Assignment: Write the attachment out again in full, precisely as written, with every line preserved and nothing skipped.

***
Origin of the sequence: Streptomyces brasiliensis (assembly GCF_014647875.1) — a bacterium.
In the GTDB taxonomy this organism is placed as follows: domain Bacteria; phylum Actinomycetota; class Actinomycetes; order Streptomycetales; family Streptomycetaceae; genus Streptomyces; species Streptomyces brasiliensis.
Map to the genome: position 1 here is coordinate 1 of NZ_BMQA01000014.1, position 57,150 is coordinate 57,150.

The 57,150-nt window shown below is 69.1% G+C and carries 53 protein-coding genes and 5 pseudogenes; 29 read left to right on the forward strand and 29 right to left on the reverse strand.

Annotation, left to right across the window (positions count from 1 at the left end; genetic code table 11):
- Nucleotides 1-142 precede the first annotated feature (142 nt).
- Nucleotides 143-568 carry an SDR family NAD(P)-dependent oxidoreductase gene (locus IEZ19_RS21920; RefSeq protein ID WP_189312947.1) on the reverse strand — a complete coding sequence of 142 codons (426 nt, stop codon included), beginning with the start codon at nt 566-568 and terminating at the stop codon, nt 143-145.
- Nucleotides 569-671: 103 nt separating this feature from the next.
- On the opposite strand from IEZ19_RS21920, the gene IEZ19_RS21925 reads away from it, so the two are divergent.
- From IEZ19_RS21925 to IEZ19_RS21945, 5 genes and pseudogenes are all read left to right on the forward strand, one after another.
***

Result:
Origin of the sequence: Streptomyces brasiliensis (assembly GCF_014647875.1) — a bacterium.
In the GTDB taxonomy this organism is placed as follows: domain Bacteria; phylum Actinomycetota; class Actinomycetes; order Streptomycetales; family Streptomycetaceae; genus Streptomyces; species Streptomyces brasiliensis.
Map to the genome: position 1 here is coordinate 1 of NZ_BMQA01000014.1, position 57,150 is coordinate 57,150.

The 57,150-nt window shown below is 69.1% G+C and carries 53 protein-coding genes and 5 pseudogenes; 29 read left to right on the forward strand and 29 right to left on the reverse strand.

Annotation, left to right across the window (positions count from 1 at the left end; genetic code table 11):
- Nucleotides 1-142 precede the first annotated feature (142 nt).
- Nucleotides 143-568 carry an SDR family NAD(P)-dependent oxidoreductase gene (locus IEZ19_RS21920; RefSeq protein ID WP_189312947.1) on the reverse strand — a complete coding sequence of 142 codons (426 nt, stop codon included), beginning with the start codon at nt 566-568 and terminating at the stop codon, nt 143-145.
- Nucleotides 569-671: 103 nt separating this feature from the next.
- On the opposite strand from IEZ19_RS21920, the gene IEZ19_RS21925 reads away from it, so the two are divergent.
- From IEZ19_RS21925 to IEZ19_RS21945, 5 genes and pseudogenes are all read left to right on the forward strand, one after another.